The Basic of the Civil Right Movement

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The Basics on the Civil Right Movement
Because large segments of the populace--particularly African-Americans, women, and men without property--have not always been accorded full citizenship rights in the American Republic, civil rights movements, or "freedom struggles," have been frequent features of the nation's history. In particular, movements to obtain civil rights for black Americans have had special historical significance. Such movements have not only secured citizenship rights for blacks but have also redefined prevailing conceptions of the nature of civil rights and the role of government in protecting these rights. The most important achievements of African-American civil rights movements have been the post-Civil War constitutional amendments that abolished slavery and established the citizenship status of blacks and the judicial decisions and legislation based on these amendments, notably the Supreme Court's Brown v. Board of Education of Topeka decision of 1954, the Civil Rights Act of 1964, and the Voting Rights Act of 1965. Moreover, these legal changes greatly affected the opportunities available to women, nonblack minorities, disabled individuals, and other victims of discrimination.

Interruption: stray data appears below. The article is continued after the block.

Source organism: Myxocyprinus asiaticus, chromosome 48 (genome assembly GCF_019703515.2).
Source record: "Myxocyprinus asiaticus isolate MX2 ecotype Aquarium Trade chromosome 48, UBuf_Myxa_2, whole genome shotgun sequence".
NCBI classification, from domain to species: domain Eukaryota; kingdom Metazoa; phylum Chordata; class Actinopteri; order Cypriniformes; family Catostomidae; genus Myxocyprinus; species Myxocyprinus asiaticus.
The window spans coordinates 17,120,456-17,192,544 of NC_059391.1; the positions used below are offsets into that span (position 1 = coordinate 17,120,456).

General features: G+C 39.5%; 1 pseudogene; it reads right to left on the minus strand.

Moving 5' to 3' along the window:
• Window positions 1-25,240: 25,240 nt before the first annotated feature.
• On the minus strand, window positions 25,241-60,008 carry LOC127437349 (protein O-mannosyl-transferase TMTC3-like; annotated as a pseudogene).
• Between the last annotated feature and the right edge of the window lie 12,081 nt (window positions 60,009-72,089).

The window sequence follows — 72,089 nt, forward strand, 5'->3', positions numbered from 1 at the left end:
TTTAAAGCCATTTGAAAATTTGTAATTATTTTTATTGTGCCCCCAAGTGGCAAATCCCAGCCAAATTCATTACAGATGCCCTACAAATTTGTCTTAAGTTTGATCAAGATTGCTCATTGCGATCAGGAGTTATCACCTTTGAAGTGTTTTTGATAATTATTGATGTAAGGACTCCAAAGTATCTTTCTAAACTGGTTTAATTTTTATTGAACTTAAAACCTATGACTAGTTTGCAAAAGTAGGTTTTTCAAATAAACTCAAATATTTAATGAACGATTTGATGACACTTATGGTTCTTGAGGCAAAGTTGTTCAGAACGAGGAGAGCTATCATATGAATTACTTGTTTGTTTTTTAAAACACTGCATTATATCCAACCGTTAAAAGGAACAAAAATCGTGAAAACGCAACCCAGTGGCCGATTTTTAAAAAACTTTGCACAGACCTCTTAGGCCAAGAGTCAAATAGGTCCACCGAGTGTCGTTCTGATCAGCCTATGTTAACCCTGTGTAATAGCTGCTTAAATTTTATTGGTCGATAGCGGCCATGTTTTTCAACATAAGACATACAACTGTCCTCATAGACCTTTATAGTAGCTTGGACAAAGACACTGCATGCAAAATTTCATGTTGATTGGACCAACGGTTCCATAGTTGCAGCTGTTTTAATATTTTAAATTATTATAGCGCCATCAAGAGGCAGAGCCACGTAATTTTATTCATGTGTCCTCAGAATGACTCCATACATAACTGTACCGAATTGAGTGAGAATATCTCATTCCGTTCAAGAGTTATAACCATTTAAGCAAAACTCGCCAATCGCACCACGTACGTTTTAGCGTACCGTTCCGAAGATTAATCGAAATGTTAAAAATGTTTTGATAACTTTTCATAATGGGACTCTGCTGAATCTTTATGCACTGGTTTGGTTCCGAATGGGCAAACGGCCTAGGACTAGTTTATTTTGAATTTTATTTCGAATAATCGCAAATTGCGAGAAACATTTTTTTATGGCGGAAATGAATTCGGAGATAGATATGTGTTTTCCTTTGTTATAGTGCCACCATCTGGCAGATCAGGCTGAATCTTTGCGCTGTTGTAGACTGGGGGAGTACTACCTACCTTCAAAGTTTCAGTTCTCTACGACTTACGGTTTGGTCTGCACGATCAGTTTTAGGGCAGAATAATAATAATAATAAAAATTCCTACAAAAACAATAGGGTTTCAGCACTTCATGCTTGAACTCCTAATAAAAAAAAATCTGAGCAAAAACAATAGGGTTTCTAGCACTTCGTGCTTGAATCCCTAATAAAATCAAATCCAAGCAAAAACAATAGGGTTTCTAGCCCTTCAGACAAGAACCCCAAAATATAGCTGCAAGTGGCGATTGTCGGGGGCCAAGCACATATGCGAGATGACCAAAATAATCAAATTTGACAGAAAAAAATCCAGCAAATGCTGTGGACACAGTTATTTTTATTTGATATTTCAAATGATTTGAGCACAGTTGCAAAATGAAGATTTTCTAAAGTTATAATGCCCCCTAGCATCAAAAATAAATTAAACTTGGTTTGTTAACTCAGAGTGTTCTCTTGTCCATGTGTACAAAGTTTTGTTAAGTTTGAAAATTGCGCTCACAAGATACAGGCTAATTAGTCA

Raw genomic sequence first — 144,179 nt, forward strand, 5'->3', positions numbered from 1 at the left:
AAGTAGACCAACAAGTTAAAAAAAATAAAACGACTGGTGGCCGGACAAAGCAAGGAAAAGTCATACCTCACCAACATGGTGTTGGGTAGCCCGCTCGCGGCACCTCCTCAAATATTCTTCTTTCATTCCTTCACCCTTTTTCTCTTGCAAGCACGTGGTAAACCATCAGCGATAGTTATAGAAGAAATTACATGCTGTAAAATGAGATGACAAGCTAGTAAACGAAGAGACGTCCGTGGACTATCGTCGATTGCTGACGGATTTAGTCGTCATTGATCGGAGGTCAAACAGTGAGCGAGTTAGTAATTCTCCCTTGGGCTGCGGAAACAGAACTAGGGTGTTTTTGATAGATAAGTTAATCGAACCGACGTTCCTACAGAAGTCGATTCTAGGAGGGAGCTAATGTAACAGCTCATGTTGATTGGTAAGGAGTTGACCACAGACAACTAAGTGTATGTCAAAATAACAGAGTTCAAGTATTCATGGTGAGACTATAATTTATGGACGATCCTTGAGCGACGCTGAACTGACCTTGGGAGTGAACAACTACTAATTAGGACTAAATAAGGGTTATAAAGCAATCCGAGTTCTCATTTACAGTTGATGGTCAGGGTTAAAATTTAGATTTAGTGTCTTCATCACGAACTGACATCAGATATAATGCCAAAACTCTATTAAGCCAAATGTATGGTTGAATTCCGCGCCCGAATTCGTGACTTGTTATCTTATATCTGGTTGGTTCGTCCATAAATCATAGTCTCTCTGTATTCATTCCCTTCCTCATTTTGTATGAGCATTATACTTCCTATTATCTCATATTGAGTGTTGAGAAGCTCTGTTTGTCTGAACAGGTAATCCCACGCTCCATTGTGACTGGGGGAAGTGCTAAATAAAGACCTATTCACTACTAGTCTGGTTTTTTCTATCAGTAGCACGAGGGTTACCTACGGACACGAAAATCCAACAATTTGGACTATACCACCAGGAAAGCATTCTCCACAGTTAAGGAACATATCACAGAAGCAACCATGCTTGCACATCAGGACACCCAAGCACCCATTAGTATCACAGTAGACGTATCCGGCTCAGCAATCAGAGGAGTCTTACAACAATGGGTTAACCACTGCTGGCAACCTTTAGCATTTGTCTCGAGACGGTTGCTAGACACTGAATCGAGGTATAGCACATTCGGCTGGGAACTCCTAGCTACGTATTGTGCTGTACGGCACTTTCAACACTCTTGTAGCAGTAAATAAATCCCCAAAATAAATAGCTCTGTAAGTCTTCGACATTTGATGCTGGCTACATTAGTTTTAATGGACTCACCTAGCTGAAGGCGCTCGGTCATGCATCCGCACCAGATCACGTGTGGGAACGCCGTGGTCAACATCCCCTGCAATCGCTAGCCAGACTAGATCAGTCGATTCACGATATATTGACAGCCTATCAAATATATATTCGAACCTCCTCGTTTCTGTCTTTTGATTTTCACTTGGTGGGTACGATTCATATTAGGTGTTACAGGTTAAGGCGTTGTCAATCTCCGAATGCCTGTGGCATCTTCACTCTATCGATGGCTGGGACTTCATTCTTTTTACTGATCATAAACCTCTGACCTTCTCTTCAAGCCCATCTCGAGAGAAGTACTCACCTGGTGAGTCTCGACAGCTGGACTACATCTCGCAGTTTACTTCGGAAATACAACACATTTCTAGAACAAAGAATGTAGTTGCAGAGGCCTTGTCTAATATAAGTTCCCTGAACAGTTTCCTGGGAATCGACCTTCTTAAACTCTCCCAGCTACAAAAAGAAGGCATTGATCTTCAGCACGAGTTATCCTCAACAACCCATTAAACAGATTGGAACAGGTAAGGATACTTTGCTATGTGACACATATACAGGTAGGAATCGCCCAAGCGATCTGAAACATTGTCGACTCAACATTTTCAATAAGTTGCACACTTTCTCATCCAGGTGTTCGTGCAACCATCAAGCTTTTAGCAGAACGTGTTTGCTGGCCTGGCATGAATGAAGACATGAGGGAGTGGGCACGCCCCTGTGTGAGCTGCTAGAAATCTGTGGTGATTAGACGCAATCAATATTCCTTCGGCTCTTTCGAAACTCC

The modern period of civil rights reform can be divided into several phases, each beginning with isolated, small-scale protests and ultimately resulting in the emergence of new, more militant movements, leaders, and organizations. The Brown decision demonstrated that the litigation strategy of the National Association for the Advancement of Colored People (NAACP) could undermine the legal foundations of southern segregationist practices, but the strategy worked only when blacks, acting individually or in small groups, assumed the risks associated with crossing racial barriers. Thus, even after the Supreme Court declared that public school segregation was…...

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